While we’re on the subject of debunking myths, let’s look at some others. Pouring boiling water on your windscreen is not the fastest way to clear it. The extreme temperature change could actually crack it. Use a good de-icer and a scraper instead. It’s also not recommended to leave your vehicle on and idle to let it warm up before you drive it. For one, it’s bad for the engine. It’s also bad for the environment, and Icelanders are very eco-aware. We have some of the cleanest air and water in the world here, and we want to keep it clean. Also, just because a road is salted that doesn’t mean it’s completely safe. You still need to be cautious, as salt doesn’t actually melt the road ice.
The key lesson to take away is to listen to the experts and to leave bigger margins than you think are safe. For example, allow more distance between your car and the one in front of you.
For those who don’t know, an SUV is a sport utility vehicle; a vehicle designed for more than just cruisy driving on smooth highways. Rental companies in Iceland will have SUVs for hire, and if you feel confident enough to drive one, it may be a good move. SUVs will allow you to drive better on those roads that haven’t been cleared by snowplows. They have features such as a four-wheel-drive that will help with the snow and ice found in wintertime in Iceland. But what is the best SUV to drive in the snow?
You can’t go wrong with a Nissan X-Trail, a Mitsubishi Outlander or a Jeep Trailhawk. They are so named because they are designed to take you places city cars fear to go. They’re also all suitable for driving on Iceland’s F-roads; these are roads that access the highlands of Iceland. Four-wheel drive vehicles are mandatory for driving on these roads and in some cases, you will be required to ford small rivers. However, the F-roads are not open all year round. They will only be opened when weather conditions permit and sometimes this may only be in summer.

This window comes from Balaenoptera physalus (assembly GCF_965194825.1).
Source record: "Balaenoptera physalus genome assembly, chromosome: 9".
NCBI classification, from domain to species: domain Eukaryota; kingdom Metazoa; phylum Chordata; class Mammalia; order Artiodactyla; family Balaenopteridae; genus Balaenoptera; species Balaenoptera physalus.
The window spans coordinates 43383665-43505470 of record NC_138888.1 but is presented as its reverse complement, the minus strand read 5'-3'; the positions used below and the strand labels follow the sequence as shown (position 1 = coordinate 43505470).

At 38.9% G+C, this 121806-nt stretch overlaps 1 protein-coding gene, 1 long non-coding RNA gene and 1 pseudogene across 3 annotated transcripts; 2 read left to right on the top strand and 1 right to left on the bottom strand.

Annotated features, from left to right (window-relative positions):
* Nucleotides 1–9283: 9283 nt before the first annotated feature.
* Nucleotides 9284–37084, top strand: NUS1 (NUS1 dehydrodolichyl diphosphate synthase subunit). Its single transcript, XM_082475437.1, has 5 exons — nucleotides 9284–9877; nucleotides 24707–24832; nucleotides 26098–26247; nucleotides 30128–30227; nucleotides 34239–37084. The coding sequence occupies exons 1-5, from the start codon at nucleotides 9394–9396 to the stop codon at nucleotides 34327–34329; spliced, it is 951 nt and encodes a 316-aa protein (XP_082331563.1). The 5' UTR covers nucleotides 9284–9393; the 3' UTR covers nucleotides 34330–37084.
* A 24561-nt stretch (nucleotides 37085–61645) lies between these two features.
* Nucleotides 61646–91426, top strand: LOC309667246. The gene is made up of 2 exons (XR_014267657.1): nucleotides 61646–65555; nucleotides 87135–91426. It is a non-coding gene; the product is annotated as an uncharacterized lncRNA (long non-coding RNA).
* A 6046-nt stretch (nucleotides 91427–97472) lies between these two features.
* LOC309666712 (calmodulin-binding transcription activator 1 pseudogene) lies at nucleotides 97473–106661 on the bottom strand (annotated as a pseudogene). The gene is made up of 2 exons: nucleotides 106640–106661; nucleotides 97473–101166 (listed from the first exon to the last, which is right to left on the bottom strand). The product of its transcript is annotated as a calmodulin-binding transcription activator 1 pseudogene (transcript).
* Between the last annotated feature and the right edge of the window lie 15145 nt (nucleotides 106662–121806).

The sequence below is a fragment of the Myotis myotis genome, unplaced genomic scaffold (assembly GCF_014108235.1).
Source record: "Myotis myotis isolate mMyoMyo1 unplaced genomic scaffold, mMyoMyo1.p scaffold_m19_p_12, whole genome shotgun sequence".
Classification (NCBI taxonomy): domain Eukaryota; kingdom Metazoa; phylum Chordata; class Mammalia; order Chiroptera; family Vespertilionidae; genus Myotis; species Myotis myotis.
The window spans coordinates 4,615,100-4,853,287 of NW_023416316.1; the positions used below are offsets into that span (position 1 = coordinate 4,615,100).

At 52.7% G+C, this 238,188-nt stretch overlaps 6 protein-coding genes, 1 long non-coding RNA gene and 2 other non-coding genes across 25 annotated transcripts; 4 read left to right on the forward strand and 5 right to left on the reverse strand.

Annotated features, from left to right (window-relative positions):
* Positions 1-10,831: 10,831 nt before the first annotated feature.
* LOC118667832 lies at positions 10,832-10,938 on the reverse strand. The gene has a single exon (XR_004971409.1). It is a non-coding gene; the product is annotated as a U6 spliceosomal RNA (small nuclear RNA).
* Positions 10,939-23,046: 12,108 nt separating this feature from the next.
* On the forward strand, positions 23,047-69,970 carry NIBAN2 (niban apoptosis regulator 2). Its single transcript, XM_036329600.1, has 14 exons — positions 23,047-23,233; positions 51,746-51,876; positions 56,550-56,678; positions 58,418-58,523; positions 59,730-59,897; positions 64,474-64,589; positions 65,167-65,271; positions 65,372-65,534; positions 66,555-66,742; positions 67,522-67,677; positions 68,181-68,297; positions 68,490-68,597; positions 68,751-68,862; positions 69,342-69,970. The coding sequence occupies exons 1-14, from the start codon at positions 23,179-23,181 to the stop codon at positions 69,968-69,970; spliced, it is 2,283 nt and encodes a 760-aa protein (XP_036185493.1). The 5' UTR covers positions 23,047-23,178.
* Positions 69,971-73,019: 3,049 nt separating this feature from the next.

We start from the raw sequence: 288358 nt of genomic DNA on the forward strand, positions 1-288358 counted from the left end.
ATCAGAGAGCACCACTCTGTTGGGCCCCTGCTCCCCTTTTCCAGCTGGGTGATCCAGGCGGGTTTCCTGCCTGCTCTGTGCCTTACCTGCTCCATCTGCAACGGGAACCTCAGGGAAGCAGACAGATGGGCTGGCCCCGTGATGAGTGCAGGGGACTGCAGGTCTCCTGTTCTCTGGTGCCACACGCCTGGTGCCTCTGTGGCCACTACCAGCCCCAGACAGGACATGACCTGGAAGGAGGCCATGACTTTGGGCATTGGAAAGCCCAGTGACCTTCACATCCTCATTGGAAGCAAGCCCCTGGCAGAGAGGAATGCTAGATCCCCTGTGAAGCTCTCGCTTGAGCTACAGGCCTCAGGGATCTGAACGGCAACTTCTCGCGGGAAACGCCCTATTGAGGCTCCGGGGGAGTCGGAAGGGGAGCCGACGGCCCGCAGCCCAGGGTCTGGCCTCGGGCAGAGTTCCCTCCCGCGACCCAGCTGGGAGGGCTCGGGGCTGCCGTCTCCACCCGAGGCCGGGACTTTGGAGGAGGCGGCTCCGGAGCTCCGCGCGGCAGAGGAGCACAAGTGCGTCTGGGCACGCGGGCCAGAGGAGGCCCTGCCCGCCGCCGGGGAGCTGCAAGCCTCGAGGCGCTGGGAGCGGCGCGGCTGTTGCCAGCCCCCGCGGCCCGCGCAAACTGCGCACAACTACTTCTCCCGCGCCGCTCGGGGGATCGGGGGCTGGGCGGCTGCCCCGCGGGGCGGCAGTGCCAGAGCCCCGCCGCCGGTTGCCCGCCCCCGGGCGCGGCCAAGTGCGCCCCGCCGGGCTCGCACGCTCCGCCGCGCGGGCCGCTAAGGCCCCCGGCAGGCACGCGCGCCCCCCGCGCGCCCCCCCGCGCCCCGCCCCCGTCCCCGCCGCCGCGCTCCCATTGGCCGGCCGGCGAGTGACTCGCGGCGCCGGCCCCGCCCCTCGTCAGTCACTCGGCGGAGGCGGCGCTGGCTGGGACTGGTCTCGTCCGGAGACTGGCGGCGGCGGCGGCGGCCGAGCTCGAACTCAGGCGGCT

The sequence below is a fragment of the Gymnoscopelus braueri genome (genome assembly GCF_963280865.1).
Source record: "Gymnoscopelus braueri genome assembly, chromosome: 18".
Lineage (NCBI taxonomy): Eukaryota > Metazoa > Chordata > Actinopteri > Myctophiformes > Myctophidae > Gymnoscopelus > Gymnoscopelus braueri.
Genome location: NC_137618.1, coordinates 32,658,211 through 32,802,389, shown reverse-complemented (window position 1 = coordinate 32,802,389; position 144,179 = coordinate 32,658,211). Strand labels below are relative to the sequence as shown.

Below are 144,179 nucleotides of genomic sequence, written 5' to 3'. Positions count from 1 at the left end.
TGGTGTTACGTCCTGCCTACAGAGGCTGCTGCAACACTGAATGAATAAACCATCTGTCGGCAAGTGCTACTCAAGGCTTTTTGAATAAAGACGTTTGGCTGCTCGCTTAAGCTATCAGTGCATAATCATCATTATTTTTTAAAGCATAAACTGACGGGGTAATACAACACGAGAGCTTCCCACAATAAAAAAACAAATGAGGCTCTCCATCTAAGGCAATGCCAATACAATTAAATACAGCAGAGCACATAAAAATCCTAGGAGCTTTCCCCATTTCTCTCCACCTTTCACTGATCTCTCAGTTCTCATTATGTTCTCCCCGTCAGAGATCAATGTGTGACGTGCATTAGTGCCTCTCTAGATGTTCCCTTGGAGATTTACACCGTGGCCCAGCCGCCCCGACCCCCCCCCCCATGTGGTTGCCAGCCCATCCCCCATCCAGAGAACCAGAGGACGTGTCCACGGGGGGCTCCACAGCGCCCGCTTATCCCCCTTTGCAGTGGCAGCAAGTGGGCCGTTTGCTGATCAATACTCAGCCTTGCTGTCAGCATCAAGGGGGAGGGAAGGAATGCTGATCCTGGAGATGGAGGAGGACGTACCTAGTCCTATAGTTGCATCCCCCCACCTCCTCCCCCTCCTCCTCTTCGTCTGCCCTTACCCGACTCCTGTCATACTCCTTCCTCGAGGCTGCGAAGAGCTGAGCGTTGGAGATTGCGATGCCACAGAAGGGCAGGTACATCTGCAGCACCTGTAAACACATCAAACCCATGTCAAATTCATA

Treat an SUV with the respect it deserves; they are powerful vehicles with a lot of capability. Do not assume that because you have a big 4x4 vehicle you will be safe no matter what. Before undertaking snow driving in Iceland, consider what vehicles you are accustomed to driving and whether you feel able to handle a bigger car. For one thing, the bigger they are, the more difficult they are to park.
Coach drivers in Iceland have an inside joke going between them. If they pass a vehicle trapped in a ditch on the side of the road, it is almost definitely a tourist. Locals have had the importance of road safety drummed into them since they were young. They know that driving on snow and ice is not a joke. They ensure that their cars are properly equipped and that they are paying attention; to not do either could be fatal. So, it is not surprising that it is a cause of frustration for them that some visitors to Iceland do not respect the winter.
First of all, it is best to avoid stopping on the side of the road. If the visibility is poor and you are on a single-lane road, this could lead to some major problems. Wait for a lay-by or other safe place to stop. On a side note, being a foot passenger on the sidewalk can also be treacherous. The temperature fluctuates frequently in Reykjavik and so a downpour of rain can quickly freeze. I have personally almost broken my arm from slipping on some unexpected ice. So, wear decent footwear and take care.